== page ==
The more I play Blaster, released by Williams in 1983, the more the game amazes me.
Designed by Defender creators Eugene Jarvis and Larry DeMar, it features a startling 3D perspective as you soar over an alien landscape, blasting giant robots and rescuing floating astronauts. The visual effects are nothing short of astounding, especially considering the time at which the game was made. It’s no surprise that several designers at Williams would eventually move on to work on the ground-breaking Amiga computer at Commodore, known for its graphical and aural prowess. Added to the allure of this and several other Williams games, such as Bubbles and Sinistar, is that it came in an indestructible plastic cabinet, named Duramold by the company. Rumour has it, however, that the plastic would shrink over time, causing the monitor inside to eventually be ejected like a champagne cork. Talk about 3D effects!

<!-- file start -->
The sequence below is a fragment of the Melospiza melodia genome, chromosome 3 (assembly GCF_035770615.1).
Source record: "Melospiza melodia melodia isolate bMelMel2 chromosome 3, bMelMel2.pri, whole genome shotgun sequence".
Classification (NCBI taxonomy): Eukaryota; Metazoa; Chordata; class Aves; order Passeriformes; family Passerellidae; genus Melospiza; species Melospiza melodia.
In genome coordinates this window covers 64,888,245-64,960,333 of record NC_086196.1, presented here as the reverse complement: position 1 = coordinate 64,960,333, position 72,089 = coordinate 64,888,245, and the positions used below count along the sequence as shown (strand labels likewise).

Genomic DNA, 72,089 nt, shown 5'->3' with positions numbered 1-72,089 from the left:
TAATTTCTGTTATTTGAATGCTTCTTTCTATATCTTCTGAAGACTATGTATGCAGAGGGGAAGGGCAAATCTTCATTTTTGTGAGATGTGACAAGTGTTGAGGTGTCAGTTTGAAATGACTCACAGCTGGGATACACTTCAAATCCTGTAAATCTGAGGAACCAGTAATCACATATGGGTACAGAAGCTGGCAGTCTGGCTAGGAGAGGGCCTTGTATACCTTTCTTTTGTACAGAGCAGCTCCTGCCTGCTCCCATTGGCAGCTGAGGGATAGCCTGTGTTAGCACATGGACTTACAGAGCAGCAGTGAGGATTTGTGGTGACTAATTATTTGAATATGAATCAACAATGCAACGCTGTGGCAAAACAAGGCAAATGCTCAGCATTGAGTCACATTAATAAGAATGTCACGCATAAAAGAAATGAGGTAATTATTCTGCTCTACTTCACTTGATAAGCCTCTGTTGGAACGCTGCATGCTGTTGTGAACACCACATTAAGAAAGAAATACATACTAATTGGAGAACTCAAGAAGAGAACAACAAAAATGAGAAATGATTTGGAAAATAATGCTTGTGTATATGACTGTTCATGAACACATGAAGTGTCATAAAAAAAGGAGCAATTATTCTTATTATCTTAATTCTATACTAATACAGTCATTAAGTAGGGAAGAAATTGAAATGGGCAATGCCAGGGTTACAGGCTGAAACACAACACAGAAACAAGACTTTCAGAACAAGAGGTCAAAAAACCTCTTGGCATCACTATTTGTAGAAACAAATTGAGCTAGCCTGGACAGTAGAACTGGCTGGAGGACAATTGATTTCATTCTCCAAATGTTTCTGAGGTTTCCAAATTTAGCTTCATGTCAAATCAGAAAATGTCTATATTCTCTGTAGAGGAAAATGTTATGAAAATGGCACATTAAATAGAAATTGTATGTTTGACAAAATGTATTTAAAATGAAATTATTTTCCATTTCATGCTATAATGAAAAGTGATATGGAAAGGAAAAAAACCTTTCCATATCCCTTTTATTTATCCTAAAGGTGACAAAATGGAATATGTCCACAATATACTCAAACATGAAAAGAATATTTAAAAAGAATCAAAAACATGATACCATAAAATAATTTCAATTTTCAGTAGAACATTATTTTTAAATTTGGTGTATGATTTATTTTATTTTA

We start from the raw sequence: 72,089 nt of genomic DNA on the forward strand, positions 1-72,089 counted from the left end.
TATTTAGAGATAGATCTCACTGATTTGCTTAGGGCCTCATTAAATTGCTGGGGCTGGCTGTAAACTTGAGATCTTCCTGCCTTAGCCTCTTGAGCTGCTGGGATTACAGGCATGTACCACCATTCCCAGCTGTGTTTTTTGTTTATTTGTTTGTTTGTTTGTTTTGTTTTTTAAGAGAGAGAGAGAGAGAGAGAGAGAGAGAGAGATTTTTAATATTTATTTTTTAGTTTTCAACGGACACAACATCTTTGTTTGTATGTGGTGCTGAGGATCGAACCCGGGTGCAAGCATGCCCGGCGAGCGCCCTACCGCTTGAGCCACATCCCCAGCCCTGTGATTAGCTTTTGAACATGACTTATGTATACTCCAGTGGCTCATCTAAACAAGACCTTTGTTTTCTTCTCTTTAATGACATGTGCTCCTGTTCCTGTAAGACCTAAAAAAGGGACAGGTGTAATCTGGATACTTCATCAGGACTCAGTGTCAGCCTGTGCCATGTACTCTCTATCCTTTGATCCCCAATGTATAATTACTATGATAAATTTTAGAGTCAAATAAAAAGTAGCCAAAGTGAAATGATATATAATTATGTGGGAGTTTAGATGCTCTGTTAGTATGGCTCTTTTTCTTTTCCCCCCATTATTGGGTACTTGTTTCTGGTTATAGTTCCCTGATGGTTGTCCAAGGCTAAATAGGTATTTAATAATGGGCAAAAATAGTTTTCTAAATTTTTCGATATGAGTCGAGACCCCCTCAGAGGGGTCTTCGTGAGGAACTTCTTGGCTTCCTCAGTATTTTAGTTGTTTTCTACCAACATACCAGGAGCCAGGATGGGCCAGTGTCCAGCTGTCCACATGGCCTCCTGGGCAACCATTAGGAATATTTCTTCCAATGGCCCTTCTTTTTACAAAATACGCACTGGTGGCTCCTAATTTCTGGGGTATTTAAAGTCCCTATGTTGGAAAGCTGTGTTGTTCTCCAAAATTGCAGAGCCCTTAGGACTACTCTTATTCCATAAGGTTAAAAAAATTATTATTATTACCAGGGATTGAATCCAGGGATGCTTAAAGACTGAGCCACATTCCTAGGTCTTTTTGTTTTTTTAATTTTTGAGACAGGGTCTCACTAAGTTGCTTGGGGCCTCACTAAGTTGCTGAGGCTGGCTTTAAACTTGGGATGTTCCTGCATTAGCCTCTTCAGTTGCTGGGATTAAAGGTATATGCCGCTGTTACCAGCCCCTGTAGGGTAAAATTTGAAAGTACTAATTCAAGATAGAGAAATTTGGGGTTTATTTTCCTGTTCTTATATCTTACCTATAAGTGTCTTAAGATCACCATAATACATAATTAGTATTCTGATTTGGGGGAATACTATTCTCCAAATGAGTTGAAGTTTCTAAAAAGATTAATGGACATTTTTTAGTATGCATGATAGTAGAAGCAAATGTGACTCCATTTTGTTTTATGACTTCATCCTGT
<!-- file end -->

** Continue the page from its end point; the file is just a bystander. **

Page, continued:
Enjoy the following video we made of Blaster gameplay.
This is a graph of the percentages that various gaming platforms and genres have made up of the video game market, from 1975 to present day. It’s completely fascinating.
Culled from a database of 24,000 video games from VideoGameGeek, these charts vividly describe the roller-coaster ride of the rising and falling whims of the video game market. Witness as arcade games dominate the percentage, and then get steadily hammered down into nothingness. Watch helplessly as generations of video game systems yield to their successors, who yield to the next wave, in an electronic circadian rhythm.
To me, it’s very much like watching a colourful evolutionary chart, where organisms emerge from their primordial pong, crawl gasping into the sun of commercial acceptance, who then are driven extinct by more evolved species better able to adapt to the marketplace. It puts The Dot Eaters into perspective: It’s like breaking apart the rock strata of video game history and examining the fossils, in a medium of electrons and brightly coloured photons that is anything but chiselled in stone.
Reading this chart, I also can’t help but think of the companies, programmers and players who are swept around helplessly in the ebb and flow of the ever-shifting, ever-raging video game current.